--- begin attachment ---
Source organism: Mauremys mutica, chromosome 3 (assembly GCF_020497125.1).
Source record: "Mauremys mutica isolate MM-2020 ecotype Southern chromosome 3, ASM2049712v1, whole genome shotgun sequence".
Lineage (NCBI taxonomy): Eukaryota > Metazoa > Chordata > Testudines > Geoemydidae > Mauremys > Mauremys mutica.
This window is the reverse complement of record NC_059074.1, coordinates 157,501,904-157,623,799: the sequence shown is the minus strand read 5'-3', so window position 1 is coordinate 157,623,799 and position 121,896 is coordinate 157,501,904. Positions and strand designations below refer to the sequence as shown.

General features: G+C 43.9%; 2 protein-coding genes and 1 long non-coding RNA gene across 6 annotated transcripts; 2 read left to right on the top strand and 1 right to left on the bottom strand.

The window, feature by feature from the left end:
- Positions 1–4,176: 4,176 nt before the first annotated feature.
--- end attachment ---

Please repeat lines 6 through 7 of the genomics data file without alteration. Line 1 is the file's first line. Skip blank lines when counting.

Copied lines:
The window, feature by feature from the left end:
- Positions 1–4,176: 4,176 nt before the first annotated feature.